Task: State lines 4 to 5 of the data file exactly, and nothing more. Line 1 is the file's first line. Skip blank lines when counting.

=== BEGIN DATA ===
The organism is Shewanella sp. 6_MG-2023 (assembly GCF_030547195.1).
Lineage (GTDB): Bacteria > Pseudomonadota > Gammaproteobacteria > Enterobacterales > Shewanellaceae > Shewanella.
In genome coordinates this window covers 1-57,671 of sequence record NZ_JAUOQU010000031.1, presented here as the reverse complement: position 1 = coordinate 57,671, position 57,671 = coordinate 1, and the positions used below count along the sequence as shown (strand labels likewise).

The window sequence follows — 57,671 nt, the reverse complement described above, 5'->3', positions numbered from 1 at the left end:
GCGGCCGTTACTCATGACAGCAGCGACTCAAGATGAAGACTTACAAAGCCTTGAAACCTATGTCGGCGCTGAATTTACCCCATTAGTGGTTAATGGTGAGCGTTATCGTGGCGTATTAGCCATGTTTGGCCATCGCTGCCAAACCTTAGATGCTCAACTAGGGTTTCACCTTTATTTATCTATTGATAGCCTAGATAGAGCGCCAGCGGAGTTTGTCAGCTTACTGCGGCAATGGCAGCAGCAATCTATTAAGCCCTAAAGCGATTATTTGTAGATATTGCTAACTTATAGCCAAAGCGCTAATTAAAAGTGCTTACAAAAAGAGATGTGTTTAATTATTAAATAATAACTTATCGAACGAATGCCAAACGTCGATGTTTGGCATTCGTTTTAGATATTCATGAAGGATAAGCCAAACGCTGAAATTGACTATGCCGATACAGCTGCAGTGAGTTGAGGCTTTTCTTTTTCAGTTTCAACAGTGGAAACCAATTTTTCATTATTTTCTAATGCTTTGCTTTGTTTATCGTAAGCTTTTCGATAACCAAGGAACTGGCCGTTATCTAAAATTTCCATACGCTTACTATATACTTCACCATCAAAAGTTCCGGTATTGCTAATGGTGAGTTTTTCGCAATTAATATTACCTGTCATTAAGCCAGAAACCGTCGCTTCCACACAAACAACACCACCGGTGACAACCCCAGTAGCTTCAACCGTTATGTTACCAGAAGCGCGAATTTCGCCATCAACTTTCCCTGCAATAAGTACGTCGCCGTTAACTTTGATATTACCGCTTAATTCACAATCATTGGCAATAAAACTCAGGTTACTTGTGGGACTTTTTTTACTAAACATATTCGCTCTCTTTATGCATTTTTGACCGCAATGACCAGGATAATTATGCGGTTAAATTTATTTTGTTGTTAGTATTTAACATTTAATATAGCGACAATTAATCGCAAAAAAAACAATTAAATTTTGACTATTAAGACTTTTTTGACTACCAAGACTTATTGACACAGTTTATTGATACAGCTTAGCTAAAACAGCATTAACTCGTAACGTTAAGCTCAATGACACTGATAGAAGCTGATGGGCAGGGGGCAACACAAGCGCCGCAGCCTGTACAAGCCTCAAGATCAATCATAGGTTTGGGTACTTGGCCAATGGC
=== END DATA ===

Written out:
The window sequence follows — 57,671 nt, the reverse complement described above, 5'->3', positions numbered from 1 at the left end:
GCGGCCGTTACTCATGACAGCAGCGACTCAAGATGAAGACTTACAAAGCCTTGAAACCTATGTCGGCGCTGAATTTACCCCATTAGTGGTTAATGGTGAGCGTTATCGTGGCGTATTAGCCATGTTTGGCCATCGCTGCCAAACCTTAGATGCTCAACTAGGGTTTCACCTTTATTTATCTATTGATAGCCTAGATAGAGCGCCAGCGGAGTTTGTCAGCTTACTGCGGCAATGGCAGCAGCAATCTATTAAGCCCTAAAGCGATTATTTGTAGATATTGCTAACTTATAGCCAAAGCGCTAATTAAAAGTGCTTACAAAAAGAGATGTGTTTAATTATTAAATAATAACTTATCGAACGAATGCCAAACGTCGATGTTTGGCATTCGTTTTAGATATTCATGAAGGATAAGCCAAACGCTGAAATTGACTATGCCGATACAGCTGCAGTGAGTTGAGGCTTTTCTTTTTCAGTTTCAACAGTGGAAACCAATTTTTCATTATTTTCTAATGCTTTGCTTTGTTTATCGTAAGCTTTTCGATAACCAAGGAACTGGCCGTTATCTAAAATTTCCATACGCTTACTATATACTTCACCATCAAAAGTTCCGGTATTGCTAATGGTGAGTTTTTCGCAATTAATATTACCTGTCATTAAGCCAGAAACCGTCGCTTCCACACAAACAACACCACCGGTGACAACCCCAGTAGCTTCAACCGTTATGTTACCAGAAGCGCGAATTTCGCCATCAACTTTCCCTGCAATAAGTACGTCGCCGTTAACTTTGATATTACCGCTTAATTCACAATCATTGGCAATAAAACTCAGGTTACTTGTGGGACTTTTTTTACTAAACATATTCGCTCTCTTTATGCATTTTTGACCGCAATGACCAGGATAATTATGCGGTTAAATTTATTTTGTTGTTAGTATTTAACATTTAATATAGCGACAATTAATCGCAAAAAAAACAATTAAATTTTGACTATTAAGACTTTTTTGACTACCAAGACTTATTGACACAGTTTATTGATACAGCTTAGCTAAAACAGCATTAACTCGTAACGTTAAGCTCAATGACACTGATAGAAGCTGATGGGCAGGGGGCAACACAAGCGCCGCAGCCTGTACAAGCCTCAAGATCAATCATAGGTTTGGGTACTTGGCCAATGGC